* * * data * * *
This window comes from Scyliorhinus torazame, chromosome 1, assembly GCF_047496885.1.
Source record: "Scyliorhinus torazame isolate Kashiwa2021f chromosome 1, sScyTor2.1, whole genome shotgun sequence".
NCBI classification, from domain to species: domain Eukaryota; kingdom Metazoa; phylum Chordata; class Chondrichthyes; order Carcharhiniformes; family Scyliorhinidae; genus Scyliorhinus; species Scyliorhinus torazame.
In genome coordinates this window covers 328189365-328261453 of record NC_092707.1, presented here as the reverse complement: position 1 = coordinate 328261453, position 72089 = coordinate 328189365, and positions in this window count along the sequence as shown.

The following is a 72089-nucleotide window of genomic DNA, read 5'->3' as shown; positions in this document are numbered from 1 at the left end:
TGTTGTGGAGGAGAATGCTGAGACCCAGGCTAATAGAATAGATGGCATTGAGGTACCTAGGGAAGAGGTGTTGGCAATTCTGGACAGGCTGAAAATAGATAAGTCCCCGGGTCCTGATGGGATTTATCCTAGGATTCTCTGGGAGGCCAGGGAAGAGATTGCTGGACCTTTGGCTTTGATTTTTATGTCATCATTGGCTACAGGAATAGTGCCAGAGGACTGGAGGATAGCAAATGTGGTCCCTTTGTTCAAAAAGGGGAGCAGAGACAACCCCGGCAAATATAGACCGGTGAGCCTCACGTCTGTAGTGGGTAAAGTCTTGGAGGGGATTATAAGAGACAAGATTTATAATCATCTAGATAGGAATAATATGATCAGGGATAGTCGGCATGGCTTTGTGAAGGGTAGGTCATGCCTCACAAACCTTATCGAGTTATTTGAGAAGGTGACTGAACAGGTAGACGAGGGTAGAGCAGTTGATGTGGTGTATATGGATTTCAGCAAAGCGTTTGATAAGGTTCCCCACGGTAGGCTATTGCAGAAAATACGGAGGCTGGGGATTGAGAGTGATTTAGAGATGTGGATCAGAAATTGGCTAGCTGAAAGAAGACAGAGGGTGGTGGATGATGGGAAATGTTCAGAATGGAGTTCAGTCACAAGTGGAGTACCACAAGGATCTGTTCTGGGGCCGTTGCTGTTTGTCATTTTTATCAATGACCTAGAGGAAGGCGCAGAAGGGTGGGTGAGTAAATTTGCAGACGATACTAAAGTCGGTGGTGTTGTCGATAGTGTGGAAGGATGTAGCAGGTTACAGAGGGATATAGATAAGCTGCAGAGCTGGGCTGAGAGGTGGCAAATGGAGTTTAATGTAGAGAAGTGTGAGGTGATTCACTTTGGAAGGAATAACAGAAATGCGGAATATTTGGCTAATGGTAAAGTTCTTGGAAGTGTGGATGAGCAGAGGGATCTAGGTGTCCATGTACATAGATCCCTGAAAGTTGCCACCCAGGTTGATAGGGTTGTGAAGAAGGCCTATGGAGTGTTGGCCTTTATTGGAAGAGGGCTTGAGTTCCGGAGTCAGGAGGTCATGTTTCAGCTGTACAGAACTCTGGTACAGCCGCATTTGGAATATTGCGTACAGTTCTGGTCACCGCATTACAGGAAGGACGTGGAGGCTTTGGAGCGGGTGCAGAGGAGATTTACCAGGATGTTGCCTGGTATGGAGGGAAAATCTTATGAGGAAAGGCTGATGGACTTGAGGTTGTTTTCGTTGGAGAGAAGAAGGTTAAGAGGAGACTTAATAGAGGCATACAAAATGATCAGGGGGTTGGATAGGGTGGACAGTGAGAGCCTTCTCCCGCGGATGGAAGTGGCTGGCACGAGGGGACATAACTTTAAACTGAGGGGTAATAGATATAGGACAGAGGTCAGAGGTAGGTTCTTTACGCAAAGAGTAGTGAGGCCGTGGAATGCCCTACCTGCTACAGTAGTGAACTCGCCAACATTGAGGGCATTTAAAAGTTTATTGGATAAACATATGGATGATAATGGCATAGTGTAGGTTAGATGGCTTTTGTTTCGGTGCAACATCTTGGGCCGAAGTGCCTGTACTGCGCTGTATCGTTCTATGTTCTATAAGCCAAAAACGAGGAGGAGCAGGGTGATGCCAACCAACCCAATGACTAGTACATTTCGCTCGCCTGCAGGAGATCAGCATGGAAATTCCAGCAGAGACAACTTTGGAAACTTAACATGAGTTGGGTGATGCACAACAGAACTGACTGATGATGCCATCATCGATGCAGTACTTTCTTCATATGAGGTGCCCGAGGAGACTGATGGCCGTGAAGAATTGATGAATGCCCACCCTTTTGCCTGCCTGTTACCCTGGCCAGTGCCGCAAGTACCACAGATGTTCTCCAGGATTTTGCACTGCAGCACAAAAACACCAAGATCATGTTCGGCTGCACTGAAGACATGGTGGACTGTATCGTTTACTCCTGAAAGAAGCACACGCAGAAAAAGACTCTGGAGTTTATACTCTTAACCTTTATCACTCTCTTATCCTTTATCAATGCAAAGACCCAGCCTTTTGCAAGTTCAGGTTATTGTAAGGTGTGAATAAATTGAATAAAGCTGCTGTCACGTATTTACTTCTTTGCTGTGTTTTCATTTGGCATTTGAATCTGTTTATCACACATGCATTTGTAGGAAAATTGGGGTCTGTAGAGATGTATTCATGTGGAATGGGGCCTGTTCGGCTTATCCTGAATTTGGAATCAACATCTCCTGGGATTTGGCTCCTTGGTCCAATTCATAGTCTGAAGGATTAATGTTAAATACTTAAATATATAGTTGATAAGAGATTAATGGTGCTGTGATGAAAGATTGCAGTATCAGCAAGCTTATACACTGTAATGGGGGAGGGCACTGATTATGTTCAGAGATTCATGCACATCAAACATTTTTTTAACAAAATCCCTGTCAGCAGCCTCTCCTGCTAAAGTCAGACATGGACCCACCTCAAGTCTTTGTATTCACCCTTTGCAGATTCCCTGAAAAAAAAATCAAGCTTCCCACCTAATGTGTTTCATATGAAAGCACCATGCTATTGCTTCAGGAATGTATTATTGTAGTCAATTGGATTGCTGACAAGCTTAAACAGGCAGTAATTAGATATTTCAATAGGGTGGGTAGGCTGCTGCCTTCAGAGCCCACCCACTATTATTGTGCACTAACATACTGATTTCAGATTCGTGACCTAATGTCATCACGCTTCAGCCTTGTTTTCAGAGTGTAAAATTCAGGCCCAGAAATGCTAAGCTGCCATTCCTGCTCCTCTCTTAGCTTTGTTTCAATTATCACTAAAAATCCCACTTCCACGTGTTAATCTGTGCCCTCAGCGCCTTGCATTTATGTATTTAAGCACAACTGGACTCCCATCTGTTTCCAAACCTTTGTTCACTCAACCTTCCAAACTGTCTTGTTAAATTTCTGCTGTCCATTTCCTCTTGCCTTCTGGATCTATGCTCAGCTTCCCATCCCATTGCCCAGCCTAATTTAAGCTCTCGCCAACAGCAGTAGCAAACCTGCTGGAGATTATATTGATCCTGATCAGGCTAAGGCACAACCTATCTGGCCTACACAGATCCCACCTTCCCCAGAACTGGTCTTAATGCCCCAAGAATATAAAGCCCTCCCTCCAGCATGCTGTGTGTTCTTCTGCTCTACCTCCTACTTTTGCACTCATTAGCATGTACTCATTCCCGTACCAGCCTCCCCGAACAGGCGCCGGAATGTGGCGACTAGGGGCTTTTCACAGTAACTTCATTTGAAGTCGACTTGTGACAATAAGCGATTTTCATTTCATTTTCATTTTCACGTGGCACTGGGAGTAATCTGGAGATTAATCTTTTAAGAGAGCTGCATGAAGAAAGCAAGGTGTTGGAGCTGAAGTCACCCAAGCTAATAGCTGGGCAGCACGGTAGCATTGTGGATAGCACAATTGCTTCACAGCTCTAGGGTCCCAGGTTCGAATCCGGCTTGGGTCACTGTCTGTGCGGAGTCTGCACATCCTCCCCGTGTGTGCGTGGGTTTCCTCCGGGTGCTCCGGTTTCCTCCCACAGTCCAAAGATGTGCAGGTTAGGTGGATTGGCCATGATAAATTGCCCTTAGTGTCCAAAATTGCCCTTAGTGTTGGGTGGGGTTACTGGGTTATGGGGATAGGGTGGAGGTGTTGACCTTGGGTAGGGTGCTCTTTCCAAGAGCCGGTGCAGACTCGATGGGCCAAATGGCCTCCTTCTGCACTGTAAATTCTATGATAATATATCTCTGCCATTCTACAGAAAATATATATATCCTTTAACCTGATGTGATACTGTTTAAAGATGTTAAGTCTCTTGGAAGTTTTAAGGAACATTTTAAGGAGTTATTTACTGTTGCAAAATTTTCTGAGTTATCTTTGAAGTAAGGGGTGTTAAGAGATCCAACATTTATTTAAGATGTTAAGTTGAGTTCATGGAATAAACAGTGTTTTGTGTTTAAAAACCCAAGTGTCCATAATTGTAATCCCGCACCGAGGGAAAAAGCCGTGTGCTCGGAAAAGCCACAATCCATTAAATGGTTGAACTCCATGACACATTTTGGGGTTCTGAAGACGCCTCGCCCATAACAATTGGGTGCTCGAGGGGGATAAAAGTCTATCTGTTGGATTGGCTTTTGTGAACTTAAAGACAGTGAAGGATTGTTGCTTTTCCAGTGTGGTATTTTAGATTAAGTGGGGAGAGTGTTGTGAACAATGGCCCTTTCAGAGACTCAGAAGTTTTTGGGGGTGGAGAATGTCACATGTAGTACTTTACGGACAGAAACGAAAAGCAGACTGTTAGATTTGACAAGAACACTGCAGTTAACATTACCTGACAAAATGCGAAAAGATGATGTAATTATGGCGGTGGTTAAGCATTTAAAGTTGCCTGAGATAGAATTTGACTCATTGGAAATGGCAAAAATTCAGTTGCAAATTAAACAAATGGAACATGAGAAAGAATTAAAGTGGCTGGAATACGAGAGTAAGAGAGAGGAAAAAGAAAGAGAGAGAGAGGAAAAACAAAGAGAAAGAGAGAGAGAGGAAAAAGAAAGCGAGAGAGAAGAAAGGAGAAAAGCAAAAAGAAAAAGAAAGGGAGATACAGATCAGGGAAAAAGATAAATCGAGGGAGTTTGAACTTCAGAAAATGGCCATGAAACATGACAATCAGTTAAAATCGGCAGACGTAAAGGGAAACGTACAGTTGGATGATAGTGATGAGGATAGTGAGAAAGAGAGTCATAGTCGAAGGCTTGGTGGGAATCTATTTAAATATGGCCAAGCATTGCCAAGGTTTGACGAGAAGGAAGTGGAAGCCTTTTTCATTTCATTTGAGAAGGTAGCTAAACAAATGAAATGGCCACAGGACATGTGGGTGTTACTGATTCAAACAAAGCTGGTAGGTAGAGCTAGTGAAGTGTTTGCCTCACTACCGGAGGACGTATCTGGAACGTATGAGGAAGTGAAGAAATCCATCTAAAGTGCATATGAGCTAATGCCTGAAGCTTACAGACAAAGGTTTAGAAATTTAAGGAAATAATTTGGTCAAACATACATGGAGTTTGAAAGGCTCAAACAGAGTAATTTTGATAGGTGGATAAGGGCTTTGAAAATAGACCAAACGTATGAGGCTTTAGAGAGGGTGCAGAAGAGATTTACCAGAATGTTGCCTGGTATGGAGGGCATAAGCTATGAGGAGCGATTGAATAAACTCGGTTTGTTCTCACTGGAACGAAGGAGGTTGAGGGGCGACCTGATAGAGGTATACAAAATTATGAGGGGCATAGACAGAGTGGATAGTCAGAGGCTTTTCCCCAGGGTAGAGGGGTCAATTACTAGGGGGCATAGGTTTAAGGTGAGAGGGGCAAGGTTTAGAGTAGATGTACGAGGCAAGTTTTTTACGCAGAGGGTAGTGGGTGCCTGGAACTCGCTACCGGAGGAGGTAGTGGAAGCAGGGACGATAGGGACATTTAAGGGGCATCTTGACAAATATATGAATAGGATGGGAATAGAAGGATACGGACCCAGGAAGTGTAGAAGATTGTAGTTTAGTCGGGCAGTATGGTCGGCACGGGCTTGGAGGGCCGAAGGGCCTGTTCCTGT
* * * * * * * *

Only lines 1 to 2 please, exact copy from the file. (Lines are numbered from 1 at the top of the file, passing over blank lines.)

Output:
This window comes from Scyliorhinus torazame, chromosome 1, assembly GCF_047496885.1.
Source record: "Scyliorhinus torazame isolate Kashiwa2021f chromosome 1, sScyTor2.1, whole genome shotgun sequence".